My teacher training began behind the walls of the Queensboro Correctional Facility within the New York Department of Correctional Services. I facilitated re-entry classes for cohorts of men preparing for release, family reunification, and the transition to society. Although this introduction to the classroom was not the traditional academic space, it allowed me to engage with and learn from one of the most underserved populations in the country. Knowing first-hand the history and experiences of incarcerated students, I transitioned to the formal classroom at LaGuardia Community College to train the next generation of criminal justice providers.

Audre Lorde also said, “when we speak, we are afraid our words will not be heard or welcomed. But when we are silent, we are still afraid. So, it is better to speak.” I believe it is essential to create comfortable learning spaces for students. I have always facilitated class discussion. I think the students learn more by engaging in meaningful dialogue, giving thoughtful consideration to the perspectives of their colleagues, and collaborative work and exchange are essential to building collegial relationships. I also like the practice of assigning discussion leaders for readings. It holds students accountable for coursework, creates opportunities for critical thinking, and public speaking/leadership training. These comfortable spaces also enable me to foster mentoring relationships with students, and I can either cultivate a more profound interest in the course material, help non-majors to see how to utilize the skill set in their disciplines, and to identify and provide additional resources to all students for further inquiry.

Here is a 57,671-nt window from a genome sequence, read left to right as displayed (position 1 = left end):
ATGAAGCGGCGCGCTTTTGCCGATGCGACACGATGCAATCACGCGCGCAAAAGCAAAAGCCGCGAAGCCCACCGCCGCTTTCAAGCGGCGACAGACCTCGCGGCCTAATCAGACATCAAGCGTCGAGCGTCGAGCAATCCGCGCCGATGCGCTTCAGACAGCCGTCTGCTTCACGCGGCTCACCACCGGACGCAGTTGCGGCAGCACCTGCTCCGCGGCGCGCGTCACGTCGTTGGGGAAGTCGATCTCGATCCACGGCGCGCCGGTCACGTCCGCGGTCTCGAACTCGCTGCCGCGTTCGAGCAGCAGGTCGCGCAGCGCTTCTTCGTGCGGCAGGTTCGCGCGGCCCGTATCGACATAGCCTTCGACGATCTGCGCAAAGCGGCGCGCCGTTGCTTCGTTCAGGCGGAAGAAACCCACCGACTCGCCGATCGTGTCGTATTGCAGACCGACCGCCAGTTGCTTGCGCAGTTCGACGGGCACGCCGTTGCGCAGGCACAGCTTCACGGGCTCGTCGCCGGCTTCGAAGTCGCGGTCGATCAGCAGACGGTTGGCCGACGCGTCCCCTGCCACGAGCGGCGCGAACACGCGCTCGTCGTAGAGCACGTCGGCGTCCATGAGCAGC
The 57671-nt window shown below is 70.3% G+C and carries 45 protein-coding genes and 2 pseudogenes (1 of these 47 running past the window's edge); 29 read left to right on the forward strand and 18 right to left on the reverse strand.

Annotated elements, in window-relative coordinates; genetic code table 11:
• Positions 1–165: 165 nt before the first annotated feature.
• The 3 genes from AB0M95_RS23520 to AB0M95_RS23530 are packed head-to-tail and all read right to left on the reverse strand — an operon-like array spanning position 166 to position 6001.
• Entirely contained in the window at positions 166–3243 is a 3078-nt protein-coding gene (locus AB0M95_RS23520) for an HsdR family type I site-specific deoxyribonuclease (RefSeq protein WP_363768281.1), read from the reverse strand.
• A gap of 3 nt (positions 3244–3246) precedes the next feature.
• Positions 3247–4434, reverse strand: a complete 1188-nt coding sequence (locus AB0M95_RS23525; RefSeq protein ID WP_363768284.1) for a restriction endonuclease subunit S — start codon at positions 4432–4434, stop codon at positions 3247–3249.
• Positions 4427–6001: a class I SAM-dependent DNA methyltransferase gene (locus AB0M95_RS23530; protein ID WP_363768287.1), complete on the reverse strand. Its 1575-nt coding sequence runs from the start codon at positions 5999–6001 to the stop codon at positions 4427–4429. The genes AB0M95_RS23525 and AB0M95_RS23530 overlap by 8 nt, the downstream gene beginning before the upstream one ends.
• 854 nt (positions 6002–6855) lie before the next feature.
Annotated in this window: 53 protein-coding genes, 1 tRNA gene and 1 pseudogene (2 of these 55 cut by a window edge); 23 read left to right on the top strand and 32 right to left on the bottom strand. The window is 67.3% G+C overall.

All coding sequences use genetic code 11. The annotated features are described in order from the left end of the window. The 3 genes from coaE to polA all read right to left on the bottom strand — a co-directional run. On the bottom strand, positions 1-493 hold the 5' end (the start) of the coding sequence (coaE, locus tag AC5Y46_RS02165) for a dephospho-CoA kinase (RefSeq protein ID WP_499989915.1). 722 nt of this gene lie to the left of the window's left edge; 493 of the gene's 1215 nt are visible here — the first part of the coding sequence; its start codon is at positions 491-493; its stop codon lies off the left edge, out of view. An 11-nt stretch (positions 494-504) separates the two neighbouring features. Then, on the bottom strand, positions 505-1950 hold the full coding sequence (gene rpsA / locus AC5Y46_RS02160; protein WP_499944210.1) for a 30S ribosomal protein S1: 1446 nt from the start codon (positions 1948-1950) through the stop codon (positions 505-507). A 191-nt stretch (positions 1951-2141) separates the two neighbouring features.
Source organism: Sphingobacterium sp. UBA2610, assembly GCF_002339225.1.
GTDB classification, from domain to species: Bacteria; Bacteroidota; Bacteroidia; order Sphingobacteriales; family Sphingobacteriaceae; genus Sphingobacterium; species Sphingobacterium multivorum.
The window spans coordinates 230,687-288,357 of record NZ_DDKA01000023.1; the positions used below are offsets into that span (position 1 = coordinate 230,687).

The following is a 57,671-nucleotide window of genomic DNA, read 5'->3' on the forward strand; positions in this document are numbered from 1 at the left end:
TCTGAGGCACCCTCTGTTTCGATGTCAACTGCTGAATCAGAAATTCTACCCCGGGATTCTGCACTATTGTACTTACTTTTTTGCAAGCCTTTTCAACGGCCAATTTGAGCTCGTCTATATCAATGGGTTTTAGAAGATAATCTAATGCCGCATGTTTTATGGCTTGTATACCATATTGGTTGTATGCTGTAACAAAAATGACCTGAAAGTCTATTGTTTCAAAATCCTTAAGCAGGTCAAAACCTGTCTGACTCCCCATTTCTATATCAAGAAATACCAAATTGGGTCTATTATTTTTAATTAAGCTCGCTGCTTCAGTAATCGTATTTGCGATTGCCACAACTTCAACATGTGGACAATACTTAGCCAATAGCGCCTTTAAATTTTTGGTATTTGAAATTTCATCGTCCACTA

Fridays with Fannie

Pursuing a Ph.D. is no easy feat and writing a dissertation is quite an isolated journey.  Yet, this journey is filled with both historical and personal revelations that I wanted to document and share with the world around me.  Research and writing have led me to some very interesting places around the globe and have gifted fascinating stories and nuggets of knowledge to share.  My hope, each Friday, is to use this blog to share my journey with you – giving you the chance to learn more about Black women, Kentucky, and, most importantly, more about my dear Ms. Fannie.

So, who is Fannie?

You ask such good questions!  Fannie Keyes Harvey (1865-1917) was an African-American woman, Lexington, Kentucky resident, mother, seamstress, and the star of my dissertation project.  She was incarcerated in the old Kentucky State Penitentiary at Frankfort between 1895 and 1913.